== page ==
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Cutting Challenging Behaviour by 60% - New Support Model for People with Learning Disabilities

  • Synopsis: Published: 2016-01-26 (Rev. 2016-02-24) - Randomised controlled trial shows new approach to support for people with learning disabilities has achieved remarkable results. For further information pertaining to this article contact: Dimensions UK at
Learning Disability

Learning disability, learning disorder and learning difficulty are often used interchangeably, but they differ in several ways.

In the United States and Canada, the terms learning disability and learning disorder (LD) refer to a group of disorders that affect a broad range of academic and functional skills including the ability to speak, listen, read, write, spell, reason, organize information, and do math. A person's IQ must be average or above to have a learning disability or learning disorder.

Learning Disability - Defined as a classification that includes several areas of functioning in which a person has difficulty learning in a typical manner, usually caused by an unknown factor or factors. Learning disability is an official clinical diagnosis, whereby the individual meets certain criteria, as determined by a professional (psychologist, pediatrician, etc.).

Learning Disorder - Defined as having significant learning problems in an academic area.

In the UK, terms such as specific learning difficulty, Developmental Dyslexia, Developmental coordination disorder and dyscalculia are used to cover the range of learning difficulties referred to in the United States as "learning disabilities". In the UK, the term "learning disability" refers to a range of developmental disabilities or conditions that are almost invariably associated with more severe generalized cognitive impairment.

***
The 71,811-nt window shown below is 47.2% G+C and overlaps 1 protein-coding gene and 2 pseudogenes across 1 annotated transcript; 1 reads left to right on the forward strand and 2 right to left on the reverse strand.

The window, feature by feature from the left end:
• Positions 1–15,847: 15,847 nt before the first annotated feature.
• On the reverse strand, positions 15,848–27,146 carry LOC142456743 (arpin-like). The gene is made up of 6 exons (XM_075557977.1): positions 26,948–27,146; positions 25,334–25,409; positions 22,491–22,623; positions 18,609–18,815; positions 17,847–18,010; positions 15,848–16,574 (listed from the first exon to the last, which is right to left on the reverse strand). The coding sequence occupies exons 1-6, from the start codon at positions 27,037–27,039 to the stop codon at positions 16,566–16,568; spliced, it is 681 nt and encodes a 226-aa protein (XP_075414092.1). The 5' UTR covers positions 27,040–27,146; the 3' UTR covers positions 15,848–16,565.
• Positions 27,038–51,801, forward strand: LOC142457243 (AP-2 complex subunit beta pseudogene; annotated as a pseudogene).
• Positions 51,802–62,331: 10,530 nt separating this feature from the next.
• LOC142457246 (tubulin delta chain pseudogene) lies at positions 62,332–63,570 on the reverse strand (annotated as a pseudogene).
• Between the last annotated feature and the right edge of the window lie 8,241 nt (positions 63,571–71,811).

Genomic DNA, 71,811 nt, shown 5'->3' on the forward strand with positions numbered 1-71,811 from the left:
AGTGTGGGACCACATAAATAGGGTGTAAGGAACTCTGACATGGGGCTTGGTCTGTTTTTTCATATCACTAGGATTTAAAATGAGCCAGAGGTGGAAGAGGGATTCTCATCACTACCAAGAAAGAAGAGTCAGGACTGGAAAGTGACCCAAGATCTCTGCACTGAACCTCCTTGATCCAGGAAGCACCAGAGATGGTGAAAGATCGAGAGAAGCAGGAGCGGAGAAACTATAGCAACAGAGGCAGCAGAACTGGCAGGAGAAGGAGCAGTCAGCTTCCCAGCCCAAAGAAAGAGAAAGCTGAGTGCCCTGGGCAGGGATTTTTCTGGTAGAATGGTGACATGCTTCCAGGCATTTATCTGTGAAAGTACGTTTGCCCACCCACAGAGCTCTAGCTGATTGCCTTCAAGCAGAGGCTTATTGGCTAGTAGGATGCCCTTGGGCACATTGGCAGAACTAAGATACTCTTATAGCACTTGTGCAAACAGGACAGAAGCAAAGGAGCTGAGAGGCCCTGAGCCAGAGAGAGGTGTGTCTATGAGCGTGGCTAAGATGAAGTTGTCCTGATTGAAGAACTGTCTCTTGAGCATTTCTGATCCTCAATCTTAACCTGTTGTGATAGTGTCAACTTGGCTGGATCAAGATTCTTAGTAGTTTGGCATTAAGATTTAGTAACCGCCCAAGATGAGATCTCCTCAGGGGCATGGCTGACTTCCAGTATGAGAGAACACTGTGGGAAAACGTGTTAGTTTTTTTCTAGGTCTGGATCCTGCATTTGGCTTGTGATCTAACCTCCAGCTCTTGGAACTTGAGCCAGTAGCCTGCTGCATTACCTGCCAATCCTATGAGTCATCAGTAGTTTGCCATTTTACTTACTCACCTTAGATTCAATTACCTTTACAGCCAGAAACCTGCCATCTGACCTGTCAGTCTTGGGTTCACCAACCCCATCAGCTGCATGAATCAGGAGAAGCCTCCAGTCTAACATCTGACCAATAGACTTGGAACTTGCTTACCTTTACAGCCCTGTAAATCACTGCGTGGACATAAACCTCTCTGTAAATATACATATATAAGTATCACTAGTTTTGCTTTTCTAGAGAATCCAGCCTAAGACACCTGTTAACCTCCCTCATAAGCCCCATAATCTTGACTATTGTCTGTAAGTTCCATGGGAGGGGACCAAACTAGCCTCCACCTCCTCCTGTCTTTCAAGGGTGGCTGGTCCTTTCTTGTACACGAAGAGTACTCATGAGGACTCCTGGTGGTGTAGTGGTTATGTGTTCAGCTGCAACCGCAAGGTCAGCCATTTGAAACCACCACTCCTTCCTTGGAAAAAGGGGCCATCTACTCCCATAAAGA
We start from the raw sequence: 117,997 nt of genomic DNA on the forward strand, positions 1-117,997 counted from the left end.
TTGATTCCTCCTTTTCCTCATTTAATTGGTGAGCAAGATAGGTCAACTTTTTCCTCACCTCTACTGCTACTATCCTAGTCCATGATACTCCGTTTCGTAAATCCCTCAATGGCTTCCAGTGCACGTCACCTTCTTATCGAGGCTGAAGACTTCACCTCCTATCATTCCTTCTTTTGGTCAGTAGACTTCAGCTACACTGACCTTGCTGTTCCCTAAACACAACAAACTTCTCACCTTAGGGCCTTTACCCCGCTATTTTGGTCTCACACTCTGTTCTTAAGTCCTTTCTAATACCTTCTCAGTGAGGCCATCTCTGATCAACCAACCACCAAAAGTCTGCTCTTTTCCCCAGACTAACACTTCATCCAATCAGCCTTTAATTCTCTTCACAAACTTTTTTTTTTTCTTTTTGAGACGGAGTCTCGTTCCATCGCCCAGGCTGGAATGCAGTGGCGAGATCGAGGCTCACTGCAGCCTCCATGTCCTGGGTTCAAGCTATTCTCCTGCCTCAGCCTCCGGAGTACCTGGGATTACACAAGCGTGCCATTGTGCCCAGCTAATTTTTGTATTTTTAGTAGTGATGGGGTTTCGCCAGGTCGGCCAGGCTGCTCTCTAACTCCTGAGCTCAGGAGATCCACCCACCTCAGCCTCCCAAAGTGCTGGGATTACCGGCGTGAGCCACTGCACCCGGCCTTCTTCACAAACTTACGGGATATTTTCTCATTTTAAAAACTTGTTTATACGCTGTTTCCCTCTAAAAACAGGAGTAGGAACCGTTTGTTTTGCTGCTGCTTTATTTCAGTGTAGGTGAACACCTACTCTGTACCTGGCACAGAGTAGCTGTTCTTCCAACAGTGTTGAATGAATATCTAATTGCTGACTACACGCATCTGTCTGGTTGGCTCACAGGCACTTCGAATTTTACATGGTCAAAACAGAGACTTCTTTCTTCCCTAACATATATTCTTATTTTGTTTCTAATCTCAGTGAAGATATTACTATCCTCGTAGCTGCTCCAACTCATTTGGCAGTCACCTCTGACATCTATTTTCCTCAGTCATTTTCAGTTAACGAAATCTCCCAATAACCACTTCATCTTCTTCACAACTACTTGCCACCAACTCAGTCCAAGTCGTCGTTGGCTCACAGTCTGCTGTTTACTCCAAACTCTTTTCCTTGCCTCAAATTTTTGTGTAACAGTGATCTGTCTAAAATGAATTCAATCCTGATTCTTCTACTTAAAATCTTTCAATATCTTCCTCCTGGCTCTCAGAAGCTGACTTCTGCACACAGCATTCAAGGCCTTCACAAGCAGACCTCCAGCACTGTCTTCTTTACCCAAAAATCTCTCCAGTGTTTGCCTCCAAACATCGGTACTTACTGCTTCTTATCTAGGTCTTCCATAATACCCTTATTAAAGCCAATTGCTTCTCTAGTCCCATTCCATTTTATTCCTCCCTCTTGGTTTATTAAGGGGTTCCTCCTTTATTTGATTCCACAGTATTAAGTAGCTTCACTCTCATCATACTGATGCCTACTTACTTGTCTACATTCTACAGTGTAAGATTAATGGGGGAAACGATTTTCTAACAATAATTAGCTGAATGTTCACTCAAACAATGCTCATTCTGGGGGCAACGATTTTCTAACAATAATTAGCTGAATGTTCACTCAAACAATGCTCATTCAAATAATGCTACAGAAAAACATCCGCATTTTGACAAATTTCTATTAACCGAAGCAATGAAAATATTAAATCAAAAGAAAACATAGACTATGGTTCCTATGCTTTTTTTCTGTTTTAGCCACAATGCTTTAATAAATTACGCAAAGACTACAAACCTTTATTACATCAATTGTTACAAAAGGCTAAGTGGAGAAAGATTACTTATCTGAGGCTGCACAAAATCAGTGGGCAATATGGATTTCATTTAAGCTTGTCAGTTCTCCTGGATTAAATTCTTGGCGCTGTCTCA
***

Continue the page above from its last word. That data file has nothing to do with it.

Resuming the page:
Main Document

Quote: "We implemented a new model of support in the experimental group, and the control group services continued to use Dimensions' existing model of support."

A new approach to support for people with learning disabilities has achieved some remarkable results. In randomised controlled trials the approach, dubbed Dimensions Activate, resulted in:

  • A 60% drop in challenging behaviour
  • A 25% increase in meaningful activity
  • A 33% increase in active support
  • A considerable increase in staff job satisfaction

The research, conducted by Dimensions in association with the University of Kent's Tizard Centre and the Challenging Behaviour Foundation, and funded by the NIHR School for Social Care Research, points the way to a step change in the way providers should support people with learning disabilities and autism.

Lisa Hopkins, Managing Director of Dimensions, said, "This was a randomised control trial, one of very few in our sector, and the study was carried out over two years in 24 homes supportingĀ one to eight people. We implemented a new model of support in the experimental group, and the control group services continued to use Dimensions' existing model of support."

Activate improves the quality of social care provided in a personalised way. There are several components to the model:

Support is co-produced and designed in partnership with the people who are being supported, their families, and their support teams.

We set challenging goals in eight key areas known to affect a person's quality of life.

Support teams help people to achieve their goals using two techniques: Active Support, and Positive Behaviour Support. Periodic Service Reviews are a formal tool we then use to set standards, monitor progress, and provide performance feedback. They help determine if the people we support are achieving the outcomes they want to, provide the evidence base for continuous improvement, and also provide data for commissioners.

Hopkins added, "Activate is not a quick fix. It will require extensive retraining of all Dimensions support teams, using a mix of practical and classroom based training, together with widespread change to management systems. But as we implement the changes through 2016 and beyond, it will lead to a real step change in the quality of life for the people we support. We hope other organisations will also make use of the publicly available research findings."

Related Information:

  1. Young Adults with Autism - PEERS Social Skills Help - UCLA Semel Institute for Neuroscience and Human Behavior
  2. Tactile Defensiveness and the Autism Spectrum - Disabled World
  3. People with Autism: Communication and Conflict Resolution - Ian Langtree

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